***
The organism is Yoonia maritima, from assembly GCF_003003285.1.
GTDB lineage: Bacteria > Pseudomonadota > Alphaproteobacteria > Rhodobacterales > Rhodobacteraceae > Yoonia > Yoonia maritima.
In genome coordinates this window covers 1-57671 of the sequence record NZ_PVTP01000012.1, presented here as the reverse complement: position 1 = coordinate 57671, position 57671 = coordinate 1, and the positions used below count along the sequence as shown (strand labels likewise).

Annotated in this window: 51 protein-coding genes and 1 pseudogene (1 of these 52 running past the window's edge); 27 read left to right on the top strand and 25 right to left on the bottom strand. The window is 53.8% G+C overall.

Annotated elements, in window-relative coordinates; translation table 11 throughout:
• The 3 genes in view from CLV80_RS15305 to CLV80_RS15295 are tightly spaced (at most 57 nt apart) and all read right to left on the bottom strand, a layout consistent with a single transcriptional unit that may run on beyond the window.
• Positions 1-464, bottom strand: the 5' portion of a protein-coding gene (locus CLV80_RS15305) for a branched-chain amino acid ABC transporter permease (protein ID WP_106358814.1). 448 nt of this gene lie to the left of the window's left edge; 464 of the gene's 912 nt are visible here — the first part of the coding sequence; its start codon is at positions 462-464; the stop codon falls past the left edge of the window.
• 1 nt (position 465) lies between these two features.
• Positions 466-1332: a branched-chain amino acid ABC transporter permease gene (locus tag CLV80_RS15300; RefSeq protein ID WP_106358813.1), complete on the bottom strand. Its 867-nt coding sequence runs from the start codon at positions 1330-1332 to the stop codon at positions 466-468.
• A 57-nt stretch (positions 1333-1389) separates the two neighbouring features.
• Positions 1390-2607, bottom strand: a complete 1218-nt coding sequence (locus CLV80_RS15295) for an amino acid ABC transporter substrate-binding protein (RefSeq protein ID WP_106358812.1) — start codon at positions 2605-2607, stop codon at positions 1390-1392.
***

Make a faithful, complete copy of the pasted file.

The organism is Yoonia maritima, from assembly GCF_003003285.1.
GTDB lineage: Bacteria > Pseudomonadota > Alphaproteobacteria > Rhodobacterales > Rhodobacteraceae > Yoonia > Yoonia maritima.
In genome coordinates this window covers 1-57671 of the sequence record NZ_PVTP01000012.1, presented here as the reverse complement: position 1 = coordinate 57671, position 57671 = coordinate 1, and the positions used below count along the sequence as shown (strand labels likewise).

Annotated in this window: 51 protein-coding genes and 1 pseudogene (1 of these 52 running past the window's edge); 27 read left to right on the top strand and 25 right to left on the bottom strand. The window is 53.8% G+C overall.

Annotated elements, in window-relative coordinates; translation table 11 throughout:
• The 3 genes in view from CLV80_RS15305 to CLV80_RS15295 are tightly spaced (at most 57 nt apart) and all read right to left on the bottom strand, a layout consistent with a single transcriptional unit that may run on beyond the window.
• Positions 1-464, bottom strand: the 5' portion of a protein-coding gene (locus CLV80_RS15305) for a branched-chain amino acid ABC transporter permease (protein ID WP_106358814.1). 448 nt of this gene lie to the left of the window's left edge; 464 of the gene's 912 nt are visible here — the first part of the coding sequence; its start codon is at positions 462-464; the stop codon falls past the left edge of the window.
• 1 nt (position 465) lies between these two features.
• Positions 466-1332: a branched-chain amino acid ABC transporter permease gene (locus tag CLV80_RS15300; RefSeq protein ID WP_106358813.1), complete on the bottom strand. Its 867-nt coding sequence runs from the start codon at positions 1330-1332 to the stop codon at positions 466-468.
• A 57-nt stretch (positions 1333-1389) separates the two neighbouring features.
• Positions 1390-2607, bottom strand: a complete 1218-nt coding sequence (locus CLV80_RS15295) for an amino acid ABC transporter substrate-binding protein (RefSeq protein ID WP_106358812.1) — start codon at positions 2605-2607, stop codon at positions 1390-1392.